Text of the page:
The Rise of the Gates Foundation

Bill and Melinda Gates. Photo by: Kjetil Ree

The Bill & Melinda Gates Foundation has arguably become the most powerful charitable institution in the world.

As Michael Edwards, a veteran charity commentator, puts it, the Gates Foundation is  “closer to the best than the worst” in the gamut of private charitable foundations by being more expertly staffed, more focused on problems, more professional and more prepared to change.

“The foundation has brought a new vigour,” Edwards said. “The charity sector can almost disempower itself; be too gloomy about things … Gates offers more of a positive story. He is a role model for other philanthropists, and he is the biggest.”

“Everyone follows the Gates foundation’s lead,” someone at a longer-established charity who prefers not to be named said. “It feels like they’re everywhere. Every conference I go to, they’re there. Every study that comes out, they’re part of. They have the ear of any [national] leadership they want to speak to. Politicians attach themselves to Gates to get PR. Everyone loves to have a meeting with Gates. No institution would refuse.”

The Gates Foundation, according to Seth Berkley, who is the head of the International Aids Vaccine Initiative, has the advantage of speed and flexibility unlike other large bureaucracies. IAVI has secured a USD100 million line of credit from the foundation, apart from grants of USD1.5 million and USD25 million.

“What Gates allowed us to do was go out and search for new ideas and move quickly on them. The old way was to find the new ideas, and then look for a donor to back them,” Berkley said.

However, the Gates Foundation also has its share of critics.

In May, the Lancet published two articles on the foundation, one of which concludes that, “[g]rant-making by the Gates foundation seems to be largely managed through an informal system of personal networks and relationships rather than by a more transparent process based on independent and technical peer review.”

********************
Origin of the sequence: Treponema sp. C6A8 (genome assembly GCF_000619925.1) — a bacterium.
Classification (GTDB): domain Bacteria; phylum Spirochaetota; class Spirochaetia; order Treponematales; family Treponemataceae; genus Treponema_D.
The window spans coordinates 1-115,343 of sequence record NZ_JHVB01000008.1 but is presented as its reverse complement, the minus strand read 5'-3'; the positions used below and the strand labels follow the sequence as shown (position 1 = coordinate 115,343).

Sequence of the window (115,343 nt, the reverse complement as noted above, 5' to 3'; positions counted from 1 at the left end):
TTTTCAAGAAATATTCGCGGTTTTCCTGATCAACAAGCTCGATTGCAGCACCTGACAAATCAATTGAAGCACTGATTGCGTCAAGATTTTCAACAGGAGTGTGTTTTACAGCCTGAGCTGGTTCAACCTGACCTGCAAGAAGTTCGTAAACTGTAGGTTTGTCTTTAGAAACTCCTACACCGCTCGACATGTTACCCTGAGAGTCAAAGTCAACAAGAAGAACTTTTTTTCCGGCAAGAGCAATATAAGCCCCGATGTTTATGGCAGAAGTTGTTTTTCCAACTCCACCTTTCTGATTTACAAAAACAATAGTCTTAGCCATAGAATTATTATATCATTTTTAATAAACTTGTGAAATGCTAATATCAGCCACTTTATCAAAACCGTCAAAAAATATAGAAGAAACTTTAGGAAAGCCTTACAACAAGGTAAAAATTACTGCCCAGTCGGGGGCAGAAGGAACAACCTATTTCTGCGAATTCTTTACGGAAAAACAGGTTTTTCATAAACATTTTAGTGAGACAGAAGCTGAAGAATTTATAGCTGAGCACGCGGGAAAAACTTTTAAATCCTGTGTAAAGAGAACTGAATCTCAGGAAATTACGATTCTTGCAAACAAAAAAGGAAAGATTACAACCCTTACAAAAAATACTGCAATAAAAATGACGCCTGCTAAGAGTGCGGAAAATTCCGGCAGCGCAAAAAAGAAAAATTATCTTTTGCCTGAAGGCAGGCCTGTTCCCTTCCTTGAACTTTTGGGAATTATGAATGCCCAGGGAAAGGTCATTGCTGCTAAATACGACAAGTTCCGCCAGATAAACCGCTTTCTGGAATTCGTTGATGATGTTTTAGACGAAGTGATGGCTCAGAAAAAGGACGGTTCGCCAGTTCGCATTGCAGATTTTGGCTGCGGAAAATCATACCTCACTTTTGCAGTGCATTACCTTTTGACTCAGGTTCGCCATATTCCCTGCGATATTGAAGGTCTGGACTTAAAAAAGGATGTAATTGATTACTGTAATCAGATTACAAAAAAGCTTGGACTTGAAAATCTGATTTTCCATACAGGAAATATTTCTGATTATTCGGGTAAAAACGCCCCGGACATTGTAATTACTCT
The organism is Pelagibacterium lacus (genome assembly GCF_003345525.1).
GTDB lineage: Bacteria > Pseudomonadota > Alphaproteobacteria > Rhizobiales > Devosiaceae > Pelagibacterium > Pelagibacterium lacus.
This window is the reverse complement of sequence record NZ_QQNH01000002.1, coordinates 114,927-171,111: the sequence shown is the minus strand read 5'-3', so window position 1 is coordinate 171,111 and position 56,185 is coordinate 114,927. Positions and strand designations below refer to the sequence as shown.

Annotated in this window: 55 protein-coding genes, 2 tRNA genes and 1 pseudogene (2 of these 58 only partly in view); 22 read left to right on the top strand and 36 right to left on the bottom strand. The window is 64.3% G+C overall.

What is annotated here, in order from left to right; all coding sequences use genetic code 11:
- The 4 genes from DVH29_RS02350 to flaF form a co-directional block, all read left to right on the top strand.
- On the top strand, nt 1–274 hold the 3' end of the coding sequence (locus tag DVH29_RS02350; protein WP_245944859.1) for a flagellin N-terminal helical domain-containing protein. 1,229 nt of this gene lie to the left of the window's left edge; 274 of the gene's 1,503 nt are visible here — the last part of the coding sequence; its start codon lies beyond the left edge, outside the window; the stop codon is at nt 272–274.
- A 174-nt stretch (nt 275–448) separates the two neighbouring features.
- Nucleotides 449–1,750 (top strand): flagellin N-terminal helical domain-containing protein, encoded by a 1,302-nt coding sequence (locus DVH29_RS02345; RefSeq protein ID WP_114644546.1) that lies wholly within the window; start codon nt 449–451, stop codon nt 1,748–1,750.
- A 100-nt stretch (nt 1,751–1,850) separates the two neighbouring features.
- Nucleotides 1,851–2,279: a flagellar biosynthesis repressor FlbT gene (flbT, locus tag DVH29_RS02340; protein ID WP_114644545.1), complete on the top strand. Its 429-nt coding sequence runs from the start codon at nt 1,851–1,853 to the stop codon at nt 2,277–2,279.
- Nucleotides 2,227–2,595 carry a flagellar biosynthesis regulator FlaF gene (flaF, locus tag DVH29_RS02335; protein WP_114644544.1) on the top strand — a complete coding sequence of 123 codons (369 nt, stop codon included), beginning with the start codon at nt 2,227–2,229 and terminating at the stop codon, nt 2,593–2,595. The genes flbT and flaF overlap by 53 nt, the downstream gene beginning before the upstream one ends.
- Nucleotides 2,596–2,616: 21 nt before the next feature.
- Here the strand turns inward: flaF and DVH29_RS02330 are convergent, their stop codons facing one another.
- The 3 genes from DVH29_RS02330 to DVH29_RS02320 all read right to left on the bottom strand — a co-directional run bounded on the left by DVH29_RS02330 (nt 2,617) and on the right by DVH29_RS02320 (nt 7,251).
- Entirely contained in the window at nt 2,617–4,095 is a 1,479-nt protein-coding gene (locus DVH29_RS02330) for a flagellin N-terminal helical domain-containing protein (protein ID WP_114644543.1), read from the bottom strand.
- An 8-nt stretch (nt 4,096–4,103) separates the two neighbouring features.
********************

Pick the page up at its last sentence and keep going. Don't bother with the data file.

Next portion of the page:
The other article argues that, “[t]he research funding of the Foundation is heavily weighted towards the development of new vaccines and drugs, much of it high risk and even if successful likely to take at least the 20 years which Gates has targeted for halving child mortality.”

The Gates Foundation has tended to finance “a large and costly global health bureaucracy and technocracy” based in the northern hemisphere, Devi Sridhar, a global health specialist at Oxford University, notes in a forthcoming article for the Journal of Law, Medicine & Ethics.

The foundation said its grants go to large intermediary partners that offer financing and support for entities working on the ground, often to developing country institutions.

In running the foundation, chief executive officer Jeff Raikes notes that, “[t]here are some real cultural differences between the Gates foundation and Microsoft,” he says. “Some of that’s good and some of that’s not so good. The foundation is in a stage of … maturation. In philanthropy there is kind of a culture of ‘You and I are here to help the world, and so we can’t disagree.’ At Microsoft, people would really throw themselves into the fray. I’m trying to encourage that here.”

Raikes said that the foundation, which awarded some USD2.8 billion in grants in 2008, is not replacing the United Nations, noting that “some people would say we’re a new form of multilateral organisation.”

“The way Gates and his elite staff have chosen to try to [change the world] is by running their charity as a kind of business,” The Guardian says.

About the author

  • Dsc05567

    Ma. Rizza Leonzon

    As a former staff writer, Rizza focused mainly on business coverage, including key donors such as the Asian Development Bank and AusAID.